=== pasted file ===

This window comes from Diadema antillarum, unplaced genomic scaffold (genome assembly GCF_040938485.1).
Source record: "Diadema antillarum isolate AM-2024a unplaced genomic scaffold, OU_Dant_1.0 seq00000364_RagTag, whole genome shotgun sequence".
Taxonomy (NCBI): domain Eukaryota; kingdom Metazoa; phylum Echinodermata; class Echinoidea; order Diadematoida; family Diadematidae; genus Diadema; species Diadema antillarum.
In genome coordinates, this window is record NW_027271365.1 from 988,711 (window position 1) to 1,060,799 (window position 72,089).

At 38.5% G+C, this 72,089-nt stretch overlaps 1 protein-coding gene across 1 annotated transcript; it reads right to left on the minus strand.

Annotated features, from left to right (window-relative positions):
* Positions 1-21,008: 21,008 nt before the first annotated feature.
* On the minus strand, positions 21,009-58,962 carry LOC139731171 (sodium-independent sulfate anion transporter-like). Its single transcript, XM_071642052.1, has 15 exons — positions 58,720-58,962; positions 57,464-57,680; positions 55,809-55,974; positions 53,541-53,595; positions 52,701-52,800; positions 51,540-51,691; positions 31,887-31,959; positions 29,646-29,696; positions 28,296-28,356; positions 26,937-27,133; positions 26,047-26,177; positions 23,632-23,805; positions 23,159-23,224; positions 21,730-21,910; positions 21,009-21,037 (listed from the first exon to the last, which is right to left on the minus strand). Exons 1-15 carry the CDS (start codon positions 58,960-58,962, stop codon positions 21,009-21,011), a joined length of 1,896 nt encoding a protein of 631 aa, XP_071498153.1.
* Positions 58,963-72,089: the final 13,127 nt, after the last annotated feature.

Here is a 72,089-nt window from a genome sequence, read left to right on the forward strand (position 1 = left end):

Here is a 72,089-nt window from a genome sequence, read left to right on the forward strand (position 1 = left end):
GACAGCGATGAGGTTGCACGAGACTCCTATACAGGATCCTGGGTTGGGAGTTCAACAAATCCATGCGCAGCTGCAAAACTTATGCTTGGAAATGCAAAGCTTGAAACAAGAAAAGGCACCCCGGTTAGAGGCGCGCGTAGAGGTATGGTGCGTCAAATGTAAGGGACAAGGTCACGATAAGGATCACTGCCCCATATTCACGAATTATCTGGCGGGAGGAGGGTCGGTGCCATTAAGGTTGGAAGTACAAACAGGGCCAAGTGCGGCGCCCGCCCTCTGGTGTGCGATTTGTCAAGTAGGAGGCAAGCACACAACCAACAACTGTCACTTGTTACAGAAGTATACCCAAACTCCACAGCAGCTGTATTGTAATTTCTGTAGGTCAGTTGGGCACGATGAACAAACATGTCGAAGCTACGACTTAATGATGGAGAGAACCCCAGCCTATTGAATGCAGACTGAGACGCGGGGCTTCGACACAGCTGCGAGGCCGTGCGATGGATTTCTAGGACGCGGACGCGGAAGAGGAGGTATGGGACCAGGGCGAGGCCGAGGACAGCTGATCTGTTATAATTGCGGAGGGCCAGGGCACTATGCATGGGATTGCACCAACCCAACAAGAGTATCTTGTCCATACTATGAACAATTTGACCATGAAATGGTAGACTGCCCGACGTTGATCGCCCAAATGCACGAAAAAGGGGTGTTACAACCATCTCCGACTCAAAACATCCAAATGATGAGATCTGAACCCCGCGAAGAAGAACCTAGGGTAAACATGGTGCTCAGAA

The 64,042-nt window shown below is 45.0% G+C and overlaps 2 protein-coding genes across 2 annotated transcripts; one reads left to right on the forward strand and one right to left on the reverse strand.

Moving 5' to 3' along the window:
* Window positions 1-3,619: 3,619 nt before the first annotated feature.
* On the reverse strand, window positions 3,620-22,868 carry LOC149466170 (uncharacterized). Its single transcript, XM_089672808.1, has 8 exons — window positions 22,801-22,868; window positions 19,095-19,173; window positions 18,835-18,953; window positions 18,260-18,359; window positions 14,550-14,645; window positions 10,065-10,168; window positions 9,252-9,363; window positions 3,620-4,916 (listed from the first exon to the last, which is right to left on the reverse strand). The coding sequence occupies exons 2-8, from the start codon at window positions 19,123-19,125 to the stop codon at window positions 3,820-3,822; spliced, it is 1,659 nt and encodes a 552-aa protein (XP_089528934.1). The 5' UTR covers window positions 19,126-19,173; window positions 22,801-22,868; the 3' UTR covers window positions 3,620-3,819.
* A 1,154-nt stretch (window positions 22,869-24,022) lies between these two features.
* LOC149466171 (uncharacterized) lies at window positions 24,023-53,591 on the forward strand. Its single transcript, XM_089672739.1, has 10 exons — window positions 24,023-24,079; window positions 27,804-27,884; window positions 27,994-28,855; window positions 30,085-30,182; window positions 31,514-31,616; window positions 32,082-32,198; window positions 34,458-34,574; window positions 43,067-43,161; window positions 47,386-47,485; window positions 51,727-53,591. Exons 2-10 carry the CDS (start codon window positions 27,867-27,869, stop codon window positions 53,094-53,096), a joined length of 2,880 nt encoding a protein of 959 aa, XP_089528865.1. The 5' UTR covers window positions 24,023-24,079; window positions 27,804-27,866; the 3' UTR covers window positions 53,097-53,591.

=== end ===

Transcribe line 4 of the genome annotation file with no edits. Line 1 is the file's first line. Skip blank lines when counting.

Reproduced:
In genome coordinates, this window is record NW_027271365.1 from 988,711 (window position 1) to 1,060,799 (window position 72,089).